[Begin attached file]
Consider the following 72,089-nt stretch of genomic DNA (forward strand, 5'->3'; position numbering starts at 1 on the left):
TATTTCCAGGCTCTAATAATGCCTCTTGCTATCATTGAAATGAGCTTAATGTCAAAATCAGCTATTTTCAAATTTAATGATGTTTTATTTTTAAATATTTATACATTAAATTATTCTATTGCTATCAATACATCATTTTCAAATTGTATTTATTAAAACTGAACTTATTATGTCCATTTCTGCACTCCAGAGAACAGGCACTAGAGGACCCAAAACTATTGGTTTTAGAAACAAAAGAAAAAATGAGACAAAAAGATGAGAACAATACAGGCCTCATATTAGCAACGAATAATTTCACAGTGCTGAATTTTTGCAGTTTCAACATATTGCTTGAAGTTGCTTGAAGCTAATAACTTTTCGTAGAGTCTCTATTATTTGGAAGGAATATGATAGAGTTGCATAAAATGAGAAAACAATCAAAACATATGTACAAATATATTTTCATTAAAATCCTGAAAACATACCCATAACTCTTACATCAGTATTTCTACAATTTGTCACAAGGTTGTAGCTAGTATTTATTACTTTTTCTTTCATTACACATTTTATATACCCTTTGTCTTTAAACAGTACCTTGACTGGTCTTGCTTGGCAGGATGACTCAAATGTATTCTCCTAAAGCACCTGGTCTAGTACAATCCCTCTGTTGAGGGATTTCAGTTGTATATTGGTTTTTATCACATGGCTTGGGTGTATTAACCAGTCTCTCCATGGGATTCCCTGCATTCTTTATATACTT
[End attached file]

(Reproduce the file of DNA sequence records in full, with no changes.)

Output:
Consider the following 72,089-nt stretch of genomic DNA (forward strand, 5'->3'; position numbering starts at 1 on the left):
TATTTCCAGGCTCTAATAATGCCTCTTGCTATCATTGAAATGAGCTTAATGTCAAAATCAGCTATTTTCAAATTTAATGATGTTTTATTTTTAAATATTTATACATTAAATTATTCTATTGCTATCAATACATCATTTTCAAATTGTATTTATTAAAACTGAACTTATTATGTCCATTTCTGCACTCCAGAGAACAGGCACTAGAGGACCCAAAACTATTGGTTTTAGAAACAAAAGAAAAAATGAGACAAAAAGATGAGAACAATACAGGCCTCATATTAGCAACGAATAATTTCACAGTGCTGAATTTTTGCAGTTTCAACATATTGCTTGAAGTTGCTTGAAGCTAATAACTTTTCGTAGAGTCTCTATTATTTGGAAGGAATATGATAGAGTTGCATAAAATGAGAAAACAATCAAAACATATGTACAAATATATTTTCATTAAAATCCTGAAAACATACCCATAACTCTTACATCAGTATTTCTACAATTTGTCACAAGGTTGTAGCTAGTATTTATTACTTTTTCTTTCATTACACATTTTATATACCCTTTGTCTTTAAACAGTACCTTGACTGGTCTTGCTTGGCAGGATGACTCAAATGTATTCTCCTAAAGCACCTGGTCTAGTACAATCCCTCTGTTGAGGGATTTCAGTTGTATATTGGTTTTTATCACATGGCTTGGGTGTATTAACCAGTCTCTCCATGGGATTCCCTGCATTCTTTATATACTT